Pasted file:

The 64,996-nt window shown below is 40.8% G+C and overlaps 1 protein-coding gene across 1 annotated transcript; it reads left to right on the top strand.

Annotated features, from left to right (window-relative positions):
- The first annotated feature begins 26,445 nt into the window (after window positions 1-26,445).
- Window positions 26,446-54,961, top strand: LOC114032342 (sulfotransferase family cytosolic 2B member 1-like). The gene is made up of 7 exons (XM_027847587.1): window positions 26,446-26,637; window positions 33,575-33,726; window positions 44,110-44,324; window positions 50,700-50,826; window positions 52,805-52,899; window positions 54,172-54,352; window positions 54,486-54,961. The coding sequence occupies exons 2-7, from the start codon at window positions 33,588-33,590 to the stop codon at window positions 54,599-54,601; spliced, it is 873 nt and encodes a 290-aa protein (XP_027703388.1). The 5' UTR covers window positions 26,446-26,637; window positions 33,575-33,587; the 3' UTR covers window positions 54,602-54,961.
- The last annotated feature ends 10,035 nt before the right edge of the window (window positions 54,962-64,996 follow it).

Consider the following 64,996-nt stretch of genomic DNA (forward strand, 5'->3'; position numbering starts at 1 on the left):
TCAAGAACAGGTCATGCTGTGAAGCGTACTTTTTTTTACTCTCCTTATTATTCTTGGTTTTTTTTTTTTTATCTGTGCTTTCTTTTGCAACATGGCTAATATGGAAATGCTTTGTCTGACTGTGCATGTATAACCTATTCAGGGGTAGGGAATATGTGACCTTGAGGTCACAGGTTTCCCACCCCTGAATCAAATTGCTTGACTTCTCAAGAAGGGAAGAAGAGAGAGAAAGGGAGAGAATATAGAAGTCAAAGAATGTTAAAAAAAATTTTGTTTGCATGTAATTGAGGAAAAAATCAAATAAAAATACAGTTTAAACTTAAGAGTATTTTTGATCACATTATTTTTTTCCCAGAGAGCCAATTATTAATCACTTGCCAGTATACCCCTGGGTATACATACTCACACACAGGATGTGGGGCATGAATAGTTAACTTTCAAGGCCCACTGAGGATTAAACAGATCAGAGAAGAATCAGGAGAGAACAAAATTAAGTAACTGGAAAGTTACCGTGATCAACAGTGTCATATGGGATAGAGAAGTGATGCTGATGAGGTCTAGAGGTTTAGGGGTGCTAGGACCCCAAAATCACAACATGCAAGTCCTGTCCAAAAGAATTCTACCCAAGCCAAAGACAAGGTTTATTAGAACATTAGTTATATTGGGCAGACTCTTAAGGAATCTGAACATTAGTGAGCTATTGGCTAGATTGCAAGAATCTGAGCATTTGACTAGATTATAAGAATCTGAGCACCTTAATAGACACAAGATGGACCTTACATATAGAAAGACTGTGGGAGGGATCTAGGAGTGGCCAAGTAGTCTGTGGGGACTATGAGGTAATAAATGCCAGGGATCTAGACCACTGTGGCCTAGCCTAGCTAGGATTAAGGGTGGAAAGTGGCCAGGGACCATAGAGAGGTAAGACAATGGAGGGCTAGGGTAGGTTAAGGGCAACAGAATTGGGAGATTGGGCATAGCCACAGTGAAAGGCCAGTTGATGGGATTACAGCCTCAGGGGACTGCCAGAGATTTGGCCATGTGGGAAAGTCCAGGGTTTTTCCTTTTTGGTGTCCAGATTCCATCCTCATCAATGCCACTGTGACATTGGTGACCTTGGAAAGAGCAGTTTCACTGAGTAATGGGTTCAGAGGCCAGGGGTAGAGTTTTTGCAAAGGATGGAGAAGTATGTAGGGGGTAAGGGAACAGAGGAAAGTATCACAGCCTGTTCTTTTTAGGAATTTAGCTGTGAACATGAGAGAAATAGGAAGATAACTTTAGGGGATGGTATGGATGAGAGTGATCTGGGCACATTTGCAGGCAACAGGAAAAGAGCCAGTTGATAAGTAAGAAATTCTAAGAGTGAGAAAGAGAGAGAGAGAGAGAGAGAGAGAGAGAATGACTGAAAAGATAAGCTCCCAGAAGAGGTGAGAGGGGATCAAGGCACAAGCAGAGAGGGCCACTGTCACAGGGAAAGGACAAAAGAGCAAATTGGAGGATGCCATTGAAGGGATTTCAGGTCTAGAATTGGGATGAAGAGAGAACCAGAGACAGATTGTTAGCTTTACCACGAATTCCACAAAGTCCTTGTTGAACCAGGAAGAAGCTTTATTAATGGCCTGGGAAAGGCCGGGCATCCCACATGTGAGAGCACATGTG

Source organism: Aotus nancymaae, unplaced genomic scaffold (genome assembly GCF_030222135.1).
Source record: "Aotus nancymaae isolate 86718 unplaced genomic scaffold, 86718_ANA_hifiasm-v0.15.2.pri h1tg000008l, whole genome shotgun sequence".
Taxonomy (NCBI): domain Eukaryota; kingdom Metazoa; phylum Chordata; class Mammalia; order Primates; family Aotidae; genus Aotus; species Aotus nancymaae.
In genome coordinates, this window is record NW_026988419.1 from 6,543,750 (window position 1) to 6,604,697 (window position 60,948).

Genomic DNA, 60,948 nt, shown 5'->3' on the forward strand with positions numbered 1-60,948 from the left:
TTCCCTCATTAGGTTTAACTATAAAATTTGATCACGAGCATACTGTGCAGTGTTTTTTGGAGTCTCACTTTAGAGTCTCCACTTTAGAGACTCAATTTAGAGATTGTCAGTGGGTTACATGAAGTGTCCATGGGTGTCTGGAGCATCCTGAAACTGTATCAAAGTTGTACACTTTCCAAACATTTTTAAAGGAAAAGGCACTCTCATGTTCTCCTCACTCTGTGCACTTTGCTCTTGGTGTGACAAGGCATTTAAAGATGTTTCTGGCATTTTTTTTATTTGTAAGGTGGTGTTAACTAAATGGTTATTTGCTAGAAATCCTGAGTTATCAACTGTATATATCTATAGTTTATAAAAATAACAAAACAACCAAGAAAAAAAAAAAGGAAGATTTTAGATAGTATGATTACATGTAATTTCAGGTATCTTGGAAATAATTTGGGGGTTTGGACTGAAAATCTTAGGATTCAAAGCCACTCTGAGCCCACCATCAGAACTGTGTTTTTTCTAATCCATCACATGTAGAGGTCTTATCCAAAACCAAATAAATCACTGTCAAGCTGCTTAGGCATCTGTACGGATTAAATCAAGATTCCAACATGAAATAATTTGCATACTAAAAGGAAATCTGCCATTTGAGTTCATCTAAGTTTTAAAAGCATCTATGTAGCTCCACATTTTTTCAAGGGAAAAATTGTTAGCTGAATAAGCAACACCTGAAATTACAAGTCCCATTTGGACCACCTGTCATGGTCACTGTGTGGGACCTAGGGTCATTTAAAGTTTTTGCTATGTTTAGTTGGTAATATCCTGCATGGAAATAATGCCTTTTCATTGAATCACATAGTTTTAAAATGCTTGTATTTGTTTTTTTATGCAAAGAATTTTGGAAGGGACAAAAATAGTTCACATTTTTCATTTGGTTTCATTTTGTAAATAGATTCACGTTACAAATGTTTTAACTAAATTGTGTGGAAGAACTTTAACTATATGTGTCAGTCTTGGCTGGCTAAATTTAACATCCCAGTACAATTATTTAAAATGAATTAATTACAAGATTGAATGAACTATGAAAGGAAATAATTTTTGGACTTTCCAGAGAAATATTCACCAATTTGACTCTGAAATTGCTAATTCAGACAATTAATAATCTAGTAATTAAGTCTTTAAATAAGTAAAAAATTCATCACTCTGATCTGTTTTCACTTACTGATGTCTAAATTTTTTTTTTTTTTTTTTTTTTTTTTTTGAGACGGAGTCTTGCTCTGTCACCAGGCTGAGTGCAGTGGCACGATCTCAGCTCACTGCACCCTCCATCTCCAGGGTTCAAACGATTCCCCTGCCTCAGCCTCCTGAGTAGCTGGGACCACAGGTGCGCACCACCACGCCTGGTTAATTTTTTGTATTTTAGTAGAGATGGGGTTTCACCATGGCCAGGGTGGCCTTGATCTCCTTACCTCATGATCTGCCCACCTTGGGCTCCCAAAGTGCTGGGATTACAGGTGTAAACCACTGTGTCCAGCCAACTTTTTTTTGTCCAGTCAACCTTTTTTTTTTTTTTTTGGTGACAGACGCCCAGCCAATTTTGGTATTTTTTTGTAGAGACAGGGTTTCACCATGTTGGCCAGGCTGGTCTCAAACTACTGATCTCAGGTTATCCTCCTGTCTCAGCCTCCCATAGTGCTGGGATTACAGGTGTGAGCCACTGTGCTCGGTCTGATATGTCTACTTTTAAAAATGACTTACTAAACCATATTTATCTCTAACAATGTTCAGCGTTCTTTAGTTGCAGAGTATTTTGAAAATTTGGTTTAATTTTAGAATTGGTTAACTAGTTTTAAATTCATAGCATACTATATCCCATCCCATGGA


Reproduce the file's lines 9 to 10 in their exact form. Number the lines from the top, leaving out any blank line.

Source record: "Aotus nancymaae isolate 86718 unplaced genomic scaffold, 86718_ANA_hifiasm-v0.15.2.pri h1tg000008l, whole genome shotgun sequence".
Taxonomy (NCBI): domain Eukaryota; kingdom Metazoa; phylum Chordata; class Mammalia; order Primates; family Aotidae; genus Aotus; species Aotus nancymaae.